Ma came with me to the gemach, and as soon as we saw the gowns, my heart sank.
They were champagne, of all colors, and the largest-size one looked like it had been made for the kallah’s grandmother or something. It was all loose-fitting and drapey, and made me look like an elephant. It wasn’t just bad, it was hideous.
I took it off and made it all the way to the car before bursting into tears.
Ma, of course, was perfectly practical. “Penina, it’s fine, you don’t need to go with that gown. We’re going to find you something beautiful and well-designed and amazing.”
I didn’t know what I was going to tell Brocha, but Ma reassured me that it would be fine. “Maybe you’ll find something in the same color, let’s wait and see.”
But despite making the rounds of all the gown rentals in town, we didn’t find anything that worked that was even close to the coloring and style that my sisters-in-law had chosen. There was something okay-ish in black and gold, but I didn’t love it, and besides, black and gold was not going to fit in with their soft, shimmery champagnes.
Then my online orders arrived. One was horrendous, the color of the second far too pale. But the third one I opened was different.
“Ma,” I breathed. “Come look at this.”
It was a beautiful deep teal-blue, elegantly cut, well-designed. I loved it at first sight. We would need to add sleeves, a lining, something to adjust the neckline, but nothing that a good seamstress couldn’t handle. The color made me glow. It was the exact same shade as my eyes.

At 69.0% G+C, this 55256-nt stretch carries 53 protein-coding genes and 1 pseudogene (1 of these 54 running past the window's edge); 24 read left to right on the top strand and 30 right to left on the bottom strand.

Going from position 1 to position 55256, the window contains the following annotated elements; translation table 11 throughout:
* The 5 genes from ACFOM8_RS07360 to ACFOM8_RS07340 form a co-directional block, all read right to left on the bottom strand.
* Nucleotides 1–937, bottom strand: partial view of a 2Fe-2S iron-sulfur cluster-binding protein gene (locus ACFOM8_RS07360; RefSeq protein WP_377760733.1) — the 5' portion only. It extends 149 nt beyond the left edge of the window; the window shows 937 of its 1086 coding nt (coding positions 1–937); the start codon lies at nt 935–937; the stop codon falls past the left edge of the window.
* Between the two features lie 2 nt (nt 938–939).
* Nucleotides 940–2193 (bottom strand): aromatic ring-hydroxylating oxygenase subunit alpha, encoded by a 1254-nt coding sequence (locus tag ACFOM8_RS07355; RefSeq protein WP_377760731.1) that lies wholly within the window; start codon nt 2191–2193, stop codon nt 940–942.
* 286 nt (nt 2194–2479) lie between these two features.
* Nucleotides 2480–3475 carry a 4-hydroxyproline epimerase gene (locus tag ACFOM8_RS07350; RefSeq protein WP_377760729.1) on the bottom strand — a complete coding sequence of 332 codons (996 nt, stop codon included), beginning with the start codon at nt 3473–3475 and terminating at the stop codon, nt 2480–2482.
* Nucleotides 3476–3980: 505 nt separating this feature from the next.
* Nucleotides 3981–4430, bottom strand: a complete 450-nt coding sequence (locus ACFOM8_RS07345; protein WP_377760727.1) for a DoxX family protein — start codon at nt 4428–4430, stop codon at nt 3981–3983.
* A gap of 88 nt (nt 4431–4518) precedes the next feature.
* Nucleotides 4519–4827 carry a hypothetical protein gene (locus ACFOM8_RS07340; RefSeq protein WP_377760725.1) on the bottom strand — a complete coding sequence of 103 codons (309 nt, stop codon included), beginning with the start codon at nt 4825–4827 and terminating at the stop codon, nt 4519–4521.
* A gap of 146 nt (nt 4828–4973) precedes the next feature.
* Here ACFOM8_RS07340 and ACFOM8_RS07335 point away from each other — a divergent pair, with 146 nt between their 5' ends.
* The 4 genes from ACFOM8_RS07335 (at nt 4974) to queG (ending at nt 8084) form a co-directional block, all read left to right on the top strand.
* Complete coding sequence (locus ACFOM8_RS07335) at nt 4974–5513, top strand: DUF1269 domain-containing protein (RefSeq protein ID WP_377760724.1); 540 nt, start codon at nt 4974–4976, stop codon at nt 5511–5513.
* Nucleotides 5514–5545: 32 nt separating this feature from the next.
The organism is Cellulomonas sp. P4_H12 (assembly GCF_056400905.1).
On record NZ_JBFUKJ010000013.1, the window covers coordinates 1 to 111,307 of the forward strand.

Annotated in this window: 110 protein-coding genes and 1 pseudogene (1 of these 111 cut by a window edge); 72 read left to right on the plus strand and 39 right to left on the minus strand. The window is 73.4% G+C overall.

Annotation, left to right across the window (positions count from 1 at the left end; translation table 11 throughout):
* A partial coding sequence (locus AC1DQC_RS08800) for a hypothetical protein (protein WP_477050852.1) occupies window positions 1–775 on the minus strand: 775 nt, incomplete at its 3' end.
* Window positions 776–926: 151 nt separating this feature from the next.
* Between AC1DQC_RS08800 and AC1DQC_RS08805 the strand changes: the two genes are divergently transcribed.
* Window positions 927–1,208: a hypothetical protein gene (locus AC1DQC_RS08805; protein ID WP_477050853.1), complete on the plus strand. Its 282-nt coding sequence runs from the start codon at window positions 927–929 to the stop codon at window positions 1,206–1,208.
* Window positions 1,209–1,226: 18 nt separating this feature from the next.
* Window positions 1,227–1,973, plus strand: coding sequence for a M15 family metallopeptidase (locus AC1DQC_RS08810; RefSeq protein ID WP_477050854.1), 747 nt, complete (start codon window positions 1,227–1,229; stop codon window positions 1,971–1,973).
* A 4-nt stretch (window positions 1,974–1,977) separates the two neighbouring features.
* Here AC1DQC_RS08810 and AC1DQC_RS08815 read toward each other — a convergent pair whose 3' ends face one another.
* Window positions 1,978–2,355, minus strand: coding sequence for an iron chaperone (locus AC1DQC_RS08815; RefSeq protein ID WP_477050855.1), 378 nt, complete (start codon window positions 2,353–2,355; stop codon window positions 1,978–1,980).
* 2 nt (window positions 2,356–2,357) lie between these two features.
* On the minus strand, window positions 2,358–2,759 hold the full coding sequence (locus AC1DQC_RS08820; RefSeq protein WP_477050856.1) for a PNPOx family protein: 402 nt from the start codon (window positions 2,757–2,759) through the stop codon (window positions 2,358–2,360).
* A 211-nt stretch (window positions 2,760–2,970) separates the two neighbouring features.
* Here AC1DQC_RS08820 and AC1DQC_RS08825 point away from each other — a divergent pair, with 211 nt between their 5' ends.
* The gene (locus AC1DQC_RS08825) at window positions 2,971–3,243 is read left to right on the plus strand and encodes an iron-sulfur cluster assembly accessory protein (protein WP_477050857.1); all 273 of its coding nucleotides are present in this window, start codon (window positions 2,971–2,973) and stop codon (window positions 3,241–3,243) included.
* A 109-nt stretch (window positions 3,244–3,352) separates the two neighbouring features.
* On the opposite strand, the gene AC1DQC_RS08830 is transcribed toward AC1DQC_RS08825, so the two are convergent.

“You’re getting it,” Ma said, firmly. “This is the gown, Penina, no question about it.”
I showed her the receipt, but she waved it off. “You’re in shidduchim, Penina, we don’t look at the money. A girl’s gotta look her best, okay?”
I twirled in front of the mirror, admiring the sheen of the fabric. “You sure, Ma?”
Then I thought of something. “What are we going to do about those gowns that Brocha chose? For her and Dassy and Tova? Will they all wear champagne still, or do you think they can get something in blue?”
“I’ll sort it out,” Ma said. “What was it, a gemach set of dresses? Maybe they can find a different gemach, try for something in teal or turquoise or even just blue. I’m sure they won’t mind looking around, it’s just gemach dresses, after all. No one’s invested anything.”
I bit my lip. I didn’t think my sisters-in-law would be too happy about the change of plans. But what could I do? I tried my best to make it work, spent hours running around looking at champagne and gold and tan dresses. They hadn’t bothered to ask my opinion on the color scheme in the first place, either.
I didn’t think about the gowns again until a few days later, when Ma hung up the phone, frowning.
“What happened?” I asked her.
“Nothing, nothing,” she waved me off, sounding distracted. “Just the gowns, you know, seems like it’s a bit complicated with Tova and the others. You know, with changing their plans.”
Something pinched at me. A bit complicated?
They chose without me. I spent hours trying to go along with them. They didn’t consider my opinion, feelings, or my weight when they went for an option that made me look all wrong.
Nothing was designed or altered or paid for, they were gemach gowns. Why couldn’t they just put a bit more effort in?
I thought of the wedding, pictured myself in dazzling teal-blue finery. I’d been so excited to find the gown, the alterations were well underway. I was finally going to wear something that made me look and feel good. And now all the excitement fizzled away.
If I were the only one at odds with the color scheme, how would I look in the family pictures? In the circles of dancing? At the table?
Different. As usual. Because of my weight.
Why couldn’t they understand, and try just a little harder to make it work out?
If I could tell Tova one thing, it would be: It hurts to have to stick out like a sore thumb because I’m not as skinny as all of you.
(Originally featured in Mishpacha, Issue 837)